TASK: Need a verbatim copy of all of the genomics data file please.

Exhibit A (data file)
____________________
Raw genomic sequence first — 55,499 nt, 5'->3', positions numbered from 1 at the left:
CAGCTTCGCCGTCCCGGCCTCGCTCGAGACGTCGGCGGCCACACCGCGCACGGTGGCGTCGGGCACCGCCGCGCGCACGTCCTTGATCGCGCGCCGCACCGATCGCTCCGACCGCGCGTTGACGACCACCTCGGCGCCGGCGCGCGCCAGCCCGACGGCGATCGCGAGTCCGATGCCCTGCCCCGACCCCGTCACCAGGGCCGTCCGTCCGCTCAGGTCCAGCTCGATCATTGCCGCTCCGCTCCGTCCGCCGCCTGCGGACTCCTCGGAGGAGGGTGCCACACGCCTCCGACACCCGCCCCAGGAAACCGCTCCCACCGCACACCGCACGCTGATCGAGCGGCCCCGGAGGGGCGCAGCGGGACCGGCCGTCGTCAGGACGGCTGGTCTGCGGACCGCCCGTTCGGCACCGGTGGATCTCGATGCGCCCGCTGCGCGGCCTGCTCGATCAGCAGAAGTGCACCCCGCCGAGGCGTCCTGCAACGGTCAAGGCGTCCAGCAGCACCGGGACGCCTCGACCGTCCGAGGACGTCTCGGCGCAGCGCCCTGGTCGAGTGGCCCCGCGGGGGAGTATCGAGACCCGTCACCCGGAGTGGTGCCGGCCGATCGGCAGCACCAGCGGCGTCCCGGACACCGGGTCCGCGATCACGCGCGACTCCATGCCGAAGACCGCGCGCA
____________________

Raw genomic sequence first — 55,499 nt, 5'->3', positions numbered from 1 at the left:
CAGCTTCGCCGTCCCGGCCTCGCTCGAGACGTCGGCGGCCACACCGCGCACGGTGGCGTCGGGCACCGCCGCGCGCACGTCCTTGATCGCGCGCCGCACCGATCGCTCCGACCGCGCGTTGACGACCACCTCGGCGCCGGCGCGCGCCAGCCCGACGGCGATCGCGAGTCCGATGCCCTGCCCCGACCCCGTCACCAGGGCCGTCCGTCCGCTCAGGTCCAGCTCGATCATTGCCGCTCCGCTCCGTCCGCCGCCTGCGGACTCCTCGGAGGAGGGTGCCACACGCCTCCGACACCCGCCCCAGGAAACCGCTCCCACCGCACACCGCACGCTGATCGAGCGGCCCCGGAGGGGCGCAGCGGGACCGGCCGTCGTCAGGACGGCTGGTCTGCGGACCGCCCGTTCGGCACCGGTGGATCTCGATGCGCCCGCTGCGCGGCCTGCTCGATCAGCAGAAGTGCACCCCGCCGAGGCGTCCTGCAACGGTCAAGGCGTCCAGCAGCACCGGGACGCCTCGACCGTCCGAGGACGTCTCGGCGCAGCGCCCTGGTCGAGTGGCCCCGCGGGGGAGTATCGAGACCCGTCACCCGGAGTGGTGCCGGCCGATCGGCAGCACCAGCGGCGTCCCGGACACCGGGTCCGCGATCACGCGCGACTCCATGCCGAAGACCGCGCGCA